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Frederick H. Dyer, Compendium of the War of the Rebellion: Regimental Histories 507 507 Browse Search
William F. Fox, Lt. Col. U. S. V., Regimental Losses in the American Civil War, 1861-1865: A Treatise on the extent and nature of the mortuary losses in the Union regiments, with full and exhaustive statistics compiled from the official records on file in the state military bureaus and at Washington 36 36 Browse Search
Frederick H. Dyer, Compendium of the War of the Rebellion: Name Index of Commands 17 17 Browse Search
The Photographic History of The Civil War: in ten volumes, Thousands of Scenes Photographed 1861-65, with Text by many Special Authorities, Volume 10: The Armies and the Leaders. (ed. Francis Trevelyan Miller) 15 15 Browse Search
Brigadier-General Ellison Capers, Confederate Military History, a library of Confederate States Military History: Volume 5, South Carolina (ed. Clement Anselm Evans) 9 9 Browse Search
Col. O. M. Roberts, Confederate Military History, a library of Confederate States Military History: Volume 12.1, Alabama (ed. Clement Anselm Evans) 9 9 Browse Search
Thomas Wentworth Higginson, Massachusetts in the Army and Navy during the war of 1861-1865, vol. 2 8 8 Browse Search
Harper's Encyclopedia of United States History (ed. Benson Lossing) 6 6 Browse Search
Robert Underwood Johnson, Clarence Clough Buell, Battles and Leaders of the Civil War. Volume 4. 6 6 Browse Search
Maj. Jed. Hotchkiss, Confederate Military History, a library of Confederate States Military History: Volume 3, Virginia (ed. Clement Anselm Evans) 5 5 Browse Search
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Browsing named entities in Southern Historical Society Papers, Volume 25. (ed. Reverend J. William Jones). You can also browse the collection for March, 1864 AD or search for March, 1864 AD in all documents.

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Southern Historical Society Papers, Volume 25. (ed. Reverend J. William Jones), The career of Wise's Brigade, 1861-5. (search)
d, besides the forces in reserve at Adams' Run. It was a very laborious and hazardous defence of a coast indented for every mile almost, by waters accessible not only to the war steamers, but to the land forces from Morris' island in the occupancy of the enemy. In every emergency these troops did their whole duty promptly, successfully, and with the approbation and commendation of their superiors. Their duties were constant and active during the whole period from September, 1863, until March, 1864, in doing guard duty in the most exposed situations, and in details upon extensive earth-works, at many and various points. But they were not left to non-combatant work alone. They had two memorable opportunities of showing their alacrity and bravery in the fields of battle. The two war steamers, Marble Head and Pawnee, were too curious in running up the Stono to peer at a Quaker battery, which had been placed above the mouth of the Abbepoola, to deter the enemy, and Colonel Page comma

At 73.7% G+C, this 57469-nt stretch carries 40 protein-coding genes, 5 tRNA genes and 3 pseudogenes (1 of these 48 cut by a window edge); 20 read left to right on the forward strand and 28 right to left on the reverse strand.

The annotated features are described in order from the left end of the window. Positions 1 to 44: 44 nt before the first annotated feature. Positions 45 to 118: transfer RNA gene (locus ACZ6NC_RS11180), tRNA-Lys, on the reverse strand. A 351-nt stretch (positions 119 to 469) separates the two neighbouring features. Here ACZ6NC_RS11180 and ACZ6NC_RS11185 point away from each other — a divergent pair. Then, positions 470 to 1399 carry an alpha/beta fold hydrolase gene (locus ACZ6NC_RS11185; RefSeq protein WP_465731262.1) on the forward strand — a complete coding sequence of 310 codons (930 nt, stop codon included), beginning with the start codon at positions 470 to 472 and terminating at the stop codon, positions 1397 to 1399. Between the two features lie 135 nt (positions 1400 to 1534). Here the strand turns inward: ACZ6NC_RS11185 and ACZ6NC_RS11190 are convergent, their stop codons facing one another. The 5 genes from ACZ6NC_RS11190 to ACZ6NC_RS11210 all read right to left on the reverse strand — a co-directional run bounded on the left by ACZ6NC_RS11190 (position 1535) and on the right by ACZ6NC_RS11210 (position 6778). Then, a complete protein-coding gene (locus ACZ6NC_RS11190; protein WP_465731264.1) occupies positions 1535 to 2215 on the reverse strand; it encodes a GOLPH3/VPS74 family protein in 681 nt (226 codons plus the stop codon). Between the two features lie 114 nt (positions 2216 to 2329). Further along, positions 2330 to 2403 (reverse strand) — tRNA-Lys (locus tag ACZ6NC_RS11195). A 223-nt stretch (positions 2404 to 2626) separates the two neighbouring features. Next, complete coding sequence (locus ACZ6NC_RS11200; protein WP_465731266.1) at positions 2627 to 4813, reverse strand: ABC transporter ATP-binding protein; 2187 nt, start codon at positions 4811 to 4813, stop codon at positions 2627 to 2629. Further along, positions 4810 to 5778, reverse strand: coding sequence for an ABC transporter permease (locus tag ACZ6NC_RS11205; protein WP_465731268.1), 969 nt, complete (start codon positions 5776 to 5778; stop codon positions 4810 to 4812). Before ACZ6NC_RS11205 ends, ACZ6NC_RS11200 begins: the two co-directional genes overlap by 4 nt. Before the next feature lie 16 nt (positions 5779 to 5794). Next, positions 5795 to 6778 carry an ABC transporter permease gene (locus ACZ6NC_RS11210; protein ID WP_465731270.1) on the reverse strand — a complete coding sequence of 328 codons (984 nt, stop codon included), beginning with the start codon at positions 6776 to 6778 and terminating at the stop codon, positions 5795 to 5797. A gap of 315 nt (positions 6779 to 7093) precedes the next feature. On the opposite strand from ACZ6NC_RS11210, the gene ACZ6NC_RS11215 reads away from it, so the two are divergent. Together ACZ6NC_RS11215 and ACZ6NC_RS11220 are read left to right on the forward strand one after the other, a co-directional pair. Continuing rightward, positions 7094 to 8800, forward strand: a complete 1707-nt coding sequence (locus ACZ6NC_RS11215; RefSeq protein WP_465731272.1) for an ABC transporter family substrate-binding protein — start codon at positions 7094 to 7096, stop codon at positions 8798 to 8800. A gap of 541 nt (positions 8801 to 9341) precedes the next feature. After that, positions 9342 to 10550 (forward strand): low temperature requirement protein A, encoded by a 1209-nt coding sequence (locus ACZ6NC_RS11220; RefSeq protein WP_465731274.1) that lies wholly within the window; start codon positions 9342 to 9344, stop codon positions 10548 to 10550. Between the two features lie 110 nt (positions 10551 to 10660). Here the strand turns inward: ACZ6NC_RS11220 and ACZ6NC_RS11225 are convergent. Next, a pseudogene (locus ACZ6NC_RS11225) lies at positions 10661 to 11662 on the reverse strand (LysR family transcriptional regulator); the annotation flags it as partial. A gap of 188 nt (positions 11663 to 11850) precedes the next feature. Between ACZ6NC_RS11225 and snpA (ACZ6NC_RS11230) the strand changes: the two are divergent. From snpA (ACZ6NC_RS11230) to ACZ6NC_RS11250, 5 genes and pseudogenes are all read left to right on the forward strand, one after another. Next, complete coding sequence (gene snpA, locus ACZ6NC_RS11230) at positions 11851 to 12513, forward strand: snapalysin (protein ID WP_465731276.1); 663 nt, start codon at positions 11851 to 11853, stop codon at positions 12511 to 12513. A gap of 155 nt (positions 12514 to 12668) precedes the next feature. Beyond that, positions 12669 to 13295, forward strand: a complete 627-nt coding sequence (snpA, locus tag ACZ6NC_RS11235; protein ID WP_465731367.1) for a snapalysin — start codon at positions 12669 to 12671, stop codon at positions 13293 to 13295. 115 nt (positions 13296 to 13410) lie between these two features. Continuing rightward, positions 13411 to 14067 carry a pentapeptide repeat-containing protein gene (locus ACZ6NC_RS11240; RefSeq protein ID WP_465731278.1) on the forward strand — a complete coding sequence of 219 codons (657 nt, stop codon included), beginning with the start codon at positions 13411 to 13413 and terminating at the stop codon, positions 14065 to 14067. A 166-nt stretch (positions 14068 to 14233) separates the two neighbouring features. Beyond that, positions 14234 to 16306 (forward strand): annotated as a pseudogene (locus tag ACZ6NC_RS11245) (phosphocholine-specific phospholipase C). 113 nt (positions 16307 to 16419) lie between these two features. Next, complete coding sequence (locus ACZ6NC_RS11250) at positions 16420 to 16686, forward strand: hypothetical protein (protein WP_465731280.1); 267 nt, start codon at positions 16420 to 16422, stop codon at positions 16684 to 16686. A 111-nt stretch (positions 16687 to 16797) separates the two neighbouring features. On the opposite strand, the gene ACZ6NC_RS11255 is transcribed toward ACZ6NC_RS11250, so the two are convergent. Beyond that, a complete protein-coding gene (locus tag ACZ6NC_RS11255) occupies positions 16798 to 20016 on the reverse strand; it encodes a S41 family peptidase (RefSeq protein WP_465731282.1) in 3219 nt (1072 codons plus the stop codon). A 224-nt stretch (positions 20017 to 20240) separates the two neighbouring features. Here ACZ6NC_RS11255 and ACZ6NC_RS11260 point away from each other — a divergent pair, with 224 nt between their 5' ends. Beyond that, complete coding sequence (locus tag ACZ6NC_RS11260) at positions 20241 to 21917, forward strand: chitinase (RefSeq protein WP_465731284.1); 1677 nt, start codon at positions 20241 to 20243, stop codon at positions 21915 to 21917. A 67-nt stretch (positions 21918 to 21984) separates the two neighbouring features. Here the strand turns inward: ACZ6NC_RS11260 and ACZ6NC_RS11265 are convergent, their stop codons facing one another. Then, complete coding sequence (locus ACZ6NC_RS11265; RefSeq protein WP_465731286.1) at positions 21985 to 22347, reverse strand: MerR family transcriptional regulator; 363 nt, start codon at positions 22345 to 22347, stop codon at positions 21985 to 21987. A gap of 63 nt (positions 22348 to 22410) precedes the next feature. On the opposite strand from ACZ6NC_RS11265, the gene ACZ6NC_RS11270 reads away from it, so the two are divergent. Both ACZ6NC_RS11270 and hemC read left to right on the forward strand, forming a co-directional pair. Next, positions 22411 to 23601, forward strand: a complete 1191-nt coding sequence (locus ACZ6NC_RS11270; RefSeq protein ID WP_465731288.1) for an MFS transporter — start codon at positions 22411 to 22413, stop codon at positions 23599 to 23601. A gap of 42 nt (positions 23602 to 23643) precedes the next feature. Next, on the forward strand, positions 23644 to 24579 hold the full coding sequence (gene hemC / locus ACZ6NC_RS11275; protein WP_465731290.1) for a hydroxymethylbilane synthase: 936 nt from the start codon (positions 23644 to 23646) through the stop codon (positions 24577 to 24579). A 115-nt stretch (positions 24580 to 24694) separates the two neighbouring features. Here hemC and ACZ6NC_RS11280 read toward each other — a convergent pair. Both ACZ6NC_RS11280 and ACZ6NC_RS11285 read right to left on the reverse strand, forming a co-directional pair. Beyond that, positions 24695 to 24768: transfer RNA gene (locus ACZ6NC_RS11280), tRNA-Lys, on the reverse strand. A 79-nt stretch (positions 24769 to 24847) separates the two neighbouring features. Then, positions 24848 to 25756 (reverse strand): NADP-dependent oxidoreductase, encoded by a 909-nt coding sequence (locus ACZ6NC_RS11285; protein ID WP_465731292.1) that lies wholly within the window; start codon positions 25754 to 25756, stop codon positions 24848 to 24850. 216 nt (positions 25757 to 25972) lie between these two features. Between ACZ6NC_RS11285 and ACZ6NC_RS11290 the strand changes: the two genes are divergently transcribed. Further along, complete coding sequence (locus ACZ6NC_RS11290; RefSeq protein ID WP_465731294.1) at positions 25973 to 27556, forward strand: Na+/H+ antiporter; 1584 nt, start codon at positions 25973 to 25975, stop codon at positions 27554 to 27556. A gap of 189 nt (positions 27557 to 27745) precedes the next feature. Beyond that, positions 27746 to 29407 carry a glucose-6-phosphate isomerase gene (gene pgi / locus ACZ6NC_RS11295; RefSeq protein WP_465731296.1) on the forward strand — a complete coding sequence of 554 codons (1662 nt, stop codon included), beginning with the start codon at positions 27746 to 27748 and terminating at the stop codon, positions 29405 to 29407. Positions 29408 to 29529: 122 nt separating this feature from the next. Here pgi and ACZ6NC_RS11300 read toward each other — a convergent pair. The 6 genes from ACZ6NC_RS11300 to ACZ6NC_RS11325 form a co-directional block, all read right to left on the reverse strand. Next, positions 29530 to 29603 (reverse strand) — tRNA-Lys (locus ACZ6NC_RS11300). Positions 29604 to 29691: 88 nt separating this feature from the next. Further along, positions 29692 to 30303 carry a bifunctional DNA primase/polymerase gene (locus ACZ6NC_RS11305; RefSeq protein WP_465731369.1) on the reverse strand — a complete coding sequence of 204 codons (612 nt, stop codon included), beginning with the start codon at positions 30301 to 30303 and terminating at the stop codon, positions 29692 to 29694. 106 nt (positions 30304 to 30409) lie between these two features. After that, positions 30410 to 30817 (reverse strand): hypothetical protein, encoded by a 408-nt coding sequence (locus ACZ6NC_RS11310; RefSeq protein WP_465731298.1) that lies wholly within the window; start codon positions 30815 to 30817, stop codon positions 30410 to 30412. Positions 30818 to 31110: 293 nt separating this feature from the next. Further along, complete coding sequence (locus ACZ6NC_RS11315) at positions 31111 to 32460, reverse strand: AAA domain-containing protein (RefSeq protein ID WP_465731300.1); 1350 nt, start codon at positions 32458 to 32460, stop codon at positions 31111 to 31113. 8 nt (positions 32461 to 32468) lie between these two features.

Southern Historical Society Papers, Volume 25. (ed. Reverend J. William Jones), chapter 1.16 (search)
died on the way to Winchester. Blacknall managed to escape from his captors, but was taken again next morning, then taken to Fort McHenry, where, with other officers, he was forced to draw lots for the fate of being shot in retaliation for a Federal Major shot in Richmond. Major Blacknall drew the unlucky number, and was condemned to execution, but for some reason his life was spared, then transferred to the horrors of Johnson Island, where he spent the winter, returning to his home in March, 1864. Against remonstrances of family and friends—although a wreck now of his former self, by reason of wounds and hardships—he scorned to accept a bomb—proof position, but rejoined his regiment in time to go with Early on his truly great march on Washington. By the way, it is said that Melville Holman, of Colonel Blacknall's old company in the 23d, was killed at a point nearer to Washington than any other Confederate who fell in the war. Now, some words as to the careers, respectively, o<